As expanding curricula place new demands on students, the school facility is increasingly becoming a crucial part of the learning process. One educational approach even considers the physical environment the “third teacher.”
Choices of school furnishings and finishes play a greater role as a result, says Phil Wasta, vice president with furniture dealer Tallgrass Business Resources.
“Everything must be integrated – pedagogy, curriculum, technology, and facility. You can’t change one without committing to changing all of them.”
Mobile and Multifunctional
A growing trend across classrooms, lecture halls, and computer labs is the collaborative learning environment, says Doug Oswald, architectural market manager with American Seating. Collaboration often means moving furniture to suit multiple teaching styles or outfitting an auditorium with flexible furnishings.
“Select furniture with multiple uses,” advises Boyd Petterson, AIA, an associate with MGA Partners Architects. “Durable and lightweight rectangular tables can be lined up for a lecture setting or grouped together for seminars and workshops.”
New facilities like Aurora Elementary School in West Fargo, ND, are even “eliminating built-in furniture, making additions or reconfigurations easy,” says Earl Luckes, a representative with furniture manufacturer Smith System.
Adds Diane Bjornson, Aurora’s media specialist, “We didn’t have old furniture configurations to work with, so we started with a blank canvas.”
Right-Sized and User Ready
Musculoskeletal disorders are on the rise in school-aged children due in part to poorly designed furniture, concludes a study from Hong Kong Polytechnic University.
The findings show that seat heights are inappropriate for most students and ergonomic differences between boys and girls are widely ignored.
Look for sit-stand options for work areas or fixed seating that can be adjusted for height and position with auto-return functions, Oswald says.
To improve circulation and comfort, furniture manufacturer Virco recommends pieces that offer support for these areas:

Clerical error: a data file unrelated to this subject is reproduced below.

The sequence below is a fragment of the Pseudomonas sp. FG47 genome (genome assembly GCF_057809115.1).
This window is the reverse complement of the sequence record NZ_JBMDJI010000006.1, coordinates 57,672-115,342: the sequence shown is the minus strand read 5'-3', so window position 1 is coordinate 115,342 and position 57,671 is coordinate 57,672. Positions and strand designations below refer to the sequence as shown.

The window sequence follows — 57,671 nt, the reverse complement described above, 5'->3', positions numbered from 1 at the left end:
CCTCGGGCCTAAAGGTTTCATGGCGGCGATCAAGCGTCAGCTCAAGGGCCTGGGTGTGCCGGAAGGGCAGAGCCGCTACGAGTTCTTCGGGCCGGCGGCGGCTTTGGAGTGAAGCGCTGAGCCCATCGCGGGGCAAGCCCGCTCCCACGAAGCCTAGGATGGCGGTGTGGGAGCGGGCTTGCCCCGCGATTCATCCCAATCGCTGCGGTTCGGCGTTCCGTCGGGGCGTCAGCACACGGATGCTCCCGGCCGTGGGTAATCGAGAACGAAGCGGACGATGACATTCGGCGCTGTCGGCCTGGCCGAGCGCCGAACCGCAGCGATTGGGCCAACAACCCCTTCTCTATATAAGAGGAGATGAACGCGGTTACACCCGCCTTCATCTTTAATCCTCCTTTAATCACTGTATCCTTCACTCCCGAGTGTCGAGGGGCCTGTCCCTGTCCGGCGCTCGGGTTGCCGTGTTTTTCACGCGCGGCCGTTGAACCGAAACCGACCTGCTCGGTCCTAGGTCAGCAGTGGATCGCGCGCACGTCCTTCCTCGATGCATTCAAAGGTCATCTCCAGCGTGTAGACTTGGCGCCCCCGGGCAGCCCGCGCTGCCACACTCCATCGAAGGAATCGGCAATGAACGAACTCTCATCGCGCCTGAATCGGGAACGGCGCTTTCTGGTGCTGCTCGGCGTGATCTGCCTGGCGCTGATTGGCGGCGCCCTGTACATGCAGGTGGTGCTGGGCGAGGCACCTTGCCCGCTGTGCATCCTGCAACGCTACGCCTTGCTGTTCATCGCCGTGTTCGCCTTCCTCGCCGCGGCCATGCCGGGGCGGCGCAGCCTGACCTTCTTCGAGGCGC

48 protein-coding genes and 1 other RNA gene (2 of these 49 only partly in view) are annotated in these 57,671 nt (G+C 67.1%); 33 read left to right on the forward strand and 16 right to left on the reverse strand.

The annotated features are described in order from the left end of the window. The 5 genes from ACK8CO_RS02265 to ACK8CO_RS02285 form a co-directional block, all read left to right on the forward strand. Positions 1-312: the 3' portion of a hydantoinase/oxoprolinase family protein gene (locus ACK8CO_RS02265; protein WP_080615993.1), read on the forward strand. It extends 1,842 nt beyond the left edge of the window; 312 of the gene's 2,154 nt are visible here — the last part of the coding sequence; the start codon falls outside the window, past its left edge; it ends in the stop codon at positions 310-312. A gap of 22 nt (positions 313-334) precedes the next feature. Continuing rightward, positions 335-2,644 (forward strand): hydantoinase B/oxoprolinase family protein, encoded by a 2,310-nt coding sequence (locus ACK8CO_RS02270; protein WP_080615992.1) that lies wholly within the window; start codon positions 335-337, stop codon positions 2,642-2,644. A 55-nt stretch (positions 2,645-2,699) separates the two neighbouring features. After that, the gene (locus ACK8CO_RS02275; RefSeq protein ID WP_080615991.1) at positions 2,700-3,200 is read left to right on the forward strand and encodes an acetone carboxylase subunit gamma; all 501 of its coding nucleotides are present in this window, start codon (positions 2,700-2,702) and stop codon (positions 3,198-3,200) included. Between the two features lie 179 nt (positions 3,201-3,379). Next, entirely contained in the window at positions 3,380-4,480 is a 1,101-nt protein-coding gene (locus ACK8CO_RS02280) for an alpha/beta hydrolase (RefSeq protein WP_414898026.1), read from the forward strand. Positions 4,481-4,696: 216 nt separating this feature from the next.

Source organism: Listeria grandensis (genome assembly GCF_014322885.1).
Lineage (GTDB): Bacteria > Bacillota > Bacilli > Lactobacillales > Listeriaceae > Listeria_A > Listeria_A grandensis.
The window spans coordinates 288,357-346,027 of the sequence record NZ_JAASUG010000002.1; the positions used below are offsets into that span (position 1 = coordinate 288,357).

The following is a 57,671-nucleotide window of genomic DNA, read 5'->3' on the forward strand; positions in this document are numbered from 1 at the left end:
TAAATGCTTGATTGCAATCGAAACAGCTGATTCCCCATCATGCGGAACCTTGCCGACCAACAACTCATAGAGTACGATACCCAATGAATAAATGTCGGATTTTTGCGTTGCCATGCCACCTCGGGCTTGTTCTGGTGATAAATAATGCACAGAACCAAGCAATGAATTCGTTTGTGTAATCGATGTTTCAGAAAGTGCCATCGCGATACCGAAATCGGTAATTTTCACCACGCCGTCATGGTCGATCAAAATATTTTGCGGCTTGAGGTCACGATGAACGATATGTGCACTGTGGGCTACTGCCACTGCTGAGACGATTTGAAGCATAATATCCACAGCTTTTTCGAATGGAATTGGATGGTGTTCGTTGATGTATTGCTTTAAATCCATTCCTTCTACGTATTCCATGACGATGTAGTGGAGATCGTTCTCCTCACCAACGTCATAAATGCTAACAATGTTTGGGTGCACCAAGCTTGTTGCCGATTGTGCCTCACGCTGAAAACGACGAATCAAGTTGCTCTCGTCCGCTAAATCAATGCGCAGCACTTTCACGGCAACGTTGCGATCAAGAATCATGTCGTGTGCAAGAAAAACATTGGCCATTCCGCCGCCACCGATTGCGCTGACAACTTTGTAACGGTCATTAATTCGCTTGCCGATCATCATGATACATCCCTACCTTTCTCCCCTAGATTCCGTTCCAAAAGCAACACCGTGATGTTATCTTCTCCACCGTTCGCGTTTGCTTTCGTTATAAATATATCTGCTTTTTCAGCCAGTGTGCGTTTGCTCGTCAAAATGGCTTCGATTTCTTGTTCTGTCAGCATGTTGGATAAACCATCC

- A gentle swell in the chair shell reinforces proper spinal curve and makes it easier to sit upright.
- Reduce pressure on the sensitive ischial tuberosities bones by choosing seats with ample curvature.
- The sacrum and coccyx zones can be hollowed out or relieved to avoid pressure and discomfort.
- Sculpted contours at the seat edge, centerline, backrest, and thigh areas minimize pressures and promote relaxed posture.
Diverse and Diverting
“Why not make schools into places that not only help the community learn, but are welcoming, inviting places where people really want to go?” asks Kelly Eastes, chief public relations officer for Natrona County Schools in Casper, WY. The district’s new Summit Elementary School reaches out with colorful islands of ottomans and storage units on casters.
“To create a more engaging environment, select varied furnishings, including a few prominent pieces that are fun,” says Petterson. “Let the majority be durable workhorse-type pieces in the background.”
“Selecting a high-quality, long-lasting product can greatly reduce the overall repair, maintenance, and replacement expense on the backend,” Oswald explains.
Petterson recommends durable furniture that is also repairable, which provides a better long-term value.
Also look for opportunities to refurbish existing furniture for reuse. MGA Partners, for example, recently revamped 1970s-era sofas in resident rooms at a Philadelphia college.
Healthy and Sustainable
Educational furnishings should also meet standards and certifications for sustainability, such as low levels of VOCs. Ask if the product contains recycled content or is recyclable, recommends Oswald. Look for green certifications, such as GREENGUARD, FSC, and NAUF (no added urea formaldehyde).
These environmentally sensitive materials not only contribute to better IAQ, but they can earn points for programs like LEED for Schools and Collaborative for High-Performance Schools (CHPS).
C.C. Sullivan (firstname.lastname@example.org) is a marketing communications consultant and writer specializing in architecture, design, and construction technology.